My Fellow Missourians:
Three years after the Civil War ended, on May 5, 1868, the head of an organization of Union veterans — the Grand Army of the Republic (GAR) — established Decoration Day as a time for the nation to decorate the graves of the war dead with flowers. Major General John A. Logan declared that Decoration Day should be observed on May 30. It is believed that date was chosen because flowers would be in bloom all over the country.
The first large observance was held that year at Arlington National Cemetery, across the Potomac River from Washington, D.C. The ceremonies centered around the mourning-draped veranda of the Arlington mansion, once the home of Gen. Robert E. Lee. Various Washington officials, including General and Mrs. Ulysses S. Grant, presided over the ceremonies. After speeches, children from the Soldiers’ and Sailors’ Orphan Home and members of the GAR made their way through the cemetery, strewing flowers on both Union and Confederate graves, reciting prayers and singing hymns.
It is imperative to pay tribute this upcoming Memorial “Decoration” Day for all of our fallen countrymen that paid the ultimate sacrifice to protect our homeland and uphold the Constitution and our freedom. Take time to pause and reflect on the following statistics provided from USA Today listing the casualties from each U.S. war:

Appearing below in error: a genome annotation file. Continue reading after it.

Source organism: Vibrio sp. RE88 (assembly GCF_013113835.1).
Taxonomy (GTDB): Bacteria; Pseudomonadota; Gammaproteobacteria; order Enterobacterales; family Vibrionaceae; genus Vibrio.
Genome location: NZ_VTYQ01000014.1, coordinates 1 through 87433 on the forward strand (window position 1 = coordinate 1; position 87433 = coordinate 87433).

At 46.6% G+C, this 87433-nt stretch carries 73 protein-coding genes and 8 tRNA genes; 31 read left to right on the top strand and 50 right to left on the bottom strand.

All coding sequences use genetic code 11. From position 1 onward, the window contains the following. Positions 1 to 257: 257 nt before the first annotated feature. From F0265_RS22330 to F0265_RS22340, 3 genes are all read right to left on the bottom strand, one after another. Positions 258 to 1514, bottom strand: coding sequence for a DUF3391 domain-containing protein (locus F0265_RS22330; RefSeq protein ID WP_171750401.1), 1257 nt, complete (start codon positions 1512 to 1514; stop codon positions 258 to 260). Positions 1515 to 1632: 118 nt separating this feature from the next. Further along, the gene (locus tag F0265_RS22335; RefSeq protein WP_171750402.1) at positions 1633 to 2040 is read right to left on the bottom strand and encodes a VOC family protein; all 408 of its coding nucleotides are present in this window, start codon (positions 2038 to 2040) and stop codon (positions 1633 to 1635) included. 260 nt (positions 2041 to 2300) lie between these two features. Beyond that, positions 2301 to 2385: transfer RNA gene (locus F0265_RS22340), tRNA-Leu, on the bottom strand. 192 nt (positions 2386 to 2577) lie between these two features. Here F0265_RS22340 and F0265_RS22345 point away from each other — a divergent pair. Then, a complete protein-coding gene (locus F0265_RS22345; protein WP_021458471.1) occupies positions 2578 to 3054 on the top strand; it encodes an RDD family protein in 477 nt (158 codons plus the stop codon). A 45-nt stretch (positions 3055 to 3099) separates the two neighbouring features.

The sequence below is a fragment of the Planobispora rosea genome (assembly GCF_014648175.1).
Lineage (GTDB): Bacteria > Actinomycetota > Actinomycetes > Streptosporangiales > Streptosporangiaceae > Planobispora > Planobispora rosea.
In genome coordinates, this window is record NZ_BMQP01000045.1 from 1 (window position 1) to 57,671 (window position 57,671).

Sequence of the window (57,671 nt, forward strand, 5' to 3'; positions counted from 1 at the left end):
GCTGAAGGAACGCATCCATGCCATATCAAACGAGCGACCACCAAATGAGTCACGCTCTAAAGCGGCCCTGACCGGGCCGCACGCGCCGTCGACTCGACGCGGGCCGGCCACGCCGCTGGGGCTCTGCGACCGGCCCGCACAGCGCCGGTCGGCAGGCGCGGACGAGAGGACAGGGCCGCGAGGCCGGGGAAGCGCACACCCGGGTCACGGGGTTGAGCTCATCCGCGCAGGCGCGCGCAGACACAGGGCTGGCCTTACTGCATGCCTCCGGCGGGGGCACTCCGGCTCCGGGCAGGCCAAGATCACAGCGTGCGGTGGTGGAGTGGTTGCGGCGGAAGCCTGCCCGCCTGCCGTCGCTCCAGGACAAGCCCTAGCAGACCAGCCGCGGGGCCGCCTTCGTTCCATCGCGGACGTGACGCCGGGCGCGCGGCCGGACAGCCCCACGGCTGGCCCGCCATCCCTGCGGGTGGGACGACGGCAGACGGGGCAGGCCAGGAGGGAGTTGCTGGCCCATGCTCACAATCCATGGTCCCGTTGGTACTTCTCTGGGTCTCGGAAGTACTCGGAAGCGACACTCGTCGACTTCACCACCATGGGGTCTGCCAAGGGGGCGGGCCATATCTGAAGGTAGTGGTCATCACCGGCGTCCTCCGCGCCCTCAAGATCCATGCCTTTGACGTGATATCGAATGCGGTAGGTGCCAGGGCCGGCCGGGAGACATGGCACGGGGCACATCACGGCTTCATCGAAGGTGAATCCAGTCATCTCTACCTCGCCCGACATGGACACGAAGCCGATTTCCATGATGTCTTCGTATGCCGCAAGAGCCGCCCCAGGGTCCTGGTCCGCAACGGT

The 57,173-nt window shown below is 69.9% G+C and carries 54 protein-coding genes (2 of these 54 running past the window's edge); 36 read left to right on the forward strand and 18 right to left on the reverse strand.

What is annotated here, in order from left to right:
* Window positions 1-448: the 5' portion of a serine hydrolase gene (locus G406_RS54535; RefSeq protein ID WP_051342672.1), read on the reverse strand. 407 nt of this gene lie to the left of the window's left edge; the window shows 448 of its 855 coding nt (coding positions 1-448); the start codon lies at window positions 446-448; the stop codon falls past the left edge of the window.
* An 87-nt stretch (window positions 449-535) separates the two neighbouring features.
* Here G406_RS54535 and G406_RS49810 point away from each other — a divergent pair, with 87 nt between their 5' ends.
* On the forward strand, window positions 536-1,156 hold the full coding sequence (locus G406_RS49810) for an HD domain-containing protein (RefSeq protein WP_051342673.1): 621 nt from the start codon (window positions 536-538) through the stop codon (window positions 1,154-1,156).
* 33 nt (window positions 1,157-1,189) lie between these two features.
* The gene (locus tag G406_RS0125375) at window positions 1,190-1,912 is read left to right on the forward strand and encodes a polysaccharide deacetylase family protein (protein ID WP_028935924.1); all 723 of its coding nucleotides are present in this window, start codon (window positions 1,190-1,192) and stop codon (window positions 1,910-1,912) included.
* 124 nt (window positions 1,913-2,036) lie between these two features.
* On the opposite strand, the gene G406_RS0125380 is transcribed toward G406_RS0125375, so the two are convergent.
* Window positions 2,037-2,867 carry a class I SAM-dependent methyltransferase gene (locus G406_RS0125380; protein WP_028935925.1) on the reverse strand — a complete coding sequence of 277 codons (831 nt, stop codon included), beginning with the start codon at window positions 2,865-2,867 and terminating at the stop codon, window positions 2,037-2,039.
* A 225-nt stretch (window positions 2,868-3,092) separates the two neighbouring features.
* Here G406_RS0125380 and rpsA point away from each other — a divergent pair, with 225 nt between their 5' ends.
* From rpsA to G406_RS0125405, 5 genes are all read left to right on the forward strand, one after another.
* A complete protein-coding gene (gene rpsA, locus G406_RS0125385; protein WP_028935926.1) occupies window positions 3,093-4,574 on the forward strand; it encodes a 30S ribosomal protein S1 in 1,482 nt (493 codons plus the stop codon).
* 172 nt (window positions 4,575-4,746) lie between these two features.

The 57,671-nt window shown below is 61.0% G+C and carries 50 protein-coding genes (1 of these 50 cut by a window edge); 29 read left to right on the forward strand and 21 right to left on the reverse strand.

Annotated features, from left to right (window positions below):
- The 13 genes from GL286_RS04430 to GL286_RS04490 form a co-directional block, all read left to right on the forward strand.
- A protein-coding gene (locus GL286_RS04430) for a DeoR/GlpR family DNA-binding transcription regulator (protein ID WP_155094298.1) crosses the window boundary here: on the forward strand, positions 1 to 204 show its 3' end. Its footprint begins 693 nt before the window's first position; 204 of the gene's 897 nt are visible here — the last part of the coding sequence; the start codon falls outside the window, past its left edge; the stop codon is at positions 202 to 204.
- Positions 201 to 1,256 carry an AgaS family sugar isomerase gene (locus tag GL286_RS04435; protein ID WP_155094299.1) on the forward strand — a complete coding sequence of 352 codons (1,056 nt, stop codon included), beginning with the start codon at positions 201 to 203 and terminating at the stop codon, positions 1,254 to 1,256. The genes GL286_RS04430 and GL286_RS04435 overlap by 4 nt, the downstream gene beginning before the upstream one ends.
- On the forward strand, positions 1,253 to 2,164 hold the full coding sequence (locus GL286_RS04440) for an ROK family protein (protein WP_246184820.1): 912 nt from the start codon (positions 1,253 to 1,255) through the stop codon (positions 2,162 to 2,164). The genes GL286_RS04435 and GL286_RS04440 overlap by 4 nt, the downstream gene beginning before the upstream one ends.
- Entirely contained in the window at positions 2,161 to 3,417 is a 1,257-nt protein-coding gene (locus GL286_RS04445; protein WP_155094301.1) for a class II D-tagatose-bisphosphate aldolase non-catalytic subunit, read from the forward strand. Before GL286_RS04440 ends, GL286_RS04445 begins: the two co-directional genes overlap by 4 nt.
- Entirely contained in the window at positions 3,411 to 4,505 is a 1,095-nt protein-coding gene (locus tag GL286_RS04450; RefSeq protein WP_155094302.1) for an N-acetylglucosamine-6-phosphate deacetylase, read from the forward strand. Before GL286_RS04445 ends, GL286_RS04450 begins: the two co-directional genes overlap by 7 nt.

Civil War: Approximately 620,000 Americans died. The Union lost almost 365,000 troops and the Confederacy about 260,000.
World War I: 116,516 Americans died.
World War II: 405,399 Americans died.
Korean War: 36,574 Americans died.
Vietnam Conflict: 58,220 Americans died.
Operation Desert Shield/Desert Storm: 148 U.S. battle deaths and 145 non-battle deaths.
Operation Iraqi Freedom: 4,422 U.S. service members died.
Operation New Dawn: 66 U.S. service members died.
Operation Enduring Freedom: 2,318 U.S. service members have died as of May 12, 2014.
“We live in the land of the Free, because of the Brave.” It sounds cliché, but it is so true. Now, and always, let us honor our guardians of liberty for their diligence and sacrifice.
We commemorate this day to remember all those who served and made the ultimate sacrifice for our great nation. As one of our greatest Missourians, President Harry Truman, once said, “Our debt to the heroic men and valiant women in the service of our country can never be repaid. They have earned our undying gratitude. America will never forget their sacrifices.”